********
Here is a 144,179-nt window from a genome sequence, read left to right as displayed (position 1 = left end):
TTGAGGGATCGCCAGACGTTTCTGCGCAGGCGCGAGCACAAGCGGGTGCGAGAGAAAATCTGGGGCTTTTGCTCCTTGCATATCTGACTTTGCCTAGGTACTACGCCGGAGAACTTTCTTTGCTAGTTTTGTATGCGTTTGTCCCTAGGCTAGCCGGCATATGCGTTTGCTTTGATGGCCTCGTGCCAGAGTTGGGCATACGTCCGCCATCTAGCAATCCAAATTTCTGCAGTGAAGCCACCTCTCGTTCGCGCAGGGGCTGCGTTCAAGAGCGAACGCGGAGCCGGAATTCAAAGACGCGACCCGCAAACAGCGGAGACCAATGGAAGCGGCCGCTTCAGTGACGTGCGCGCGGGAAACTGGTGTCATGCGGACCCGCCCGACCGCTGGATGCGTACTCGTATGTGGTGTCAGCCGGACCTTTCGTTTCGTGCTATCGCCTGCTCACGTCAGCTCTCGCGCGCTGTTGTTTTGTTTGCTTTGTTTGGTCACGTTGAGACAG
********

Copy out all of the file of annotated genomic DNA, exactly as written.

Here is a 144,179-nt window from a genome sequence, read left to right as displayed (position 1 = left end):
TTGAGGGATCGCCAGACGTTTCTGCGCAGGCGCGAGCACAAGCGGGTGCGAGAGAAAATCTGGGGCTTTTGCTCCTTGCATATCTGACTTTGCCTAGGTACTACGCCGGAGAACTTTCTTTGCTAGTTTTGTATGCGTTTGTCCCTAGGCTAGCCGGCATATGCGTTTGCTTTGATGGCCTCGTGCCAGAGTTGGGCATACGTCCGCCATCTAGCAATCCAAATTTCTGCAGTGAAGCCACCTCTCGTTCGCGCAGGGGCTGCGTTCAAGAGCGAACGCGGAGCCGGAATTCAAAGACGCGACCCGCAAACAGCGGAGACCAATGGAAGCGGCCGCTTCAGTGACGTGCGCGCGGGAAACTGGTGTCATGCGGACCCGCCCGACCGCTGGATGCGTACTCGTATGTGGTGTCAGCCGGACCTTTCGTTTCGTGCTATCGCCTGCTCACGTCAGCTCTCGCGCGCTGTTGTTTTGTTTGCTTTGTTTGGTCACGTTGAGACAG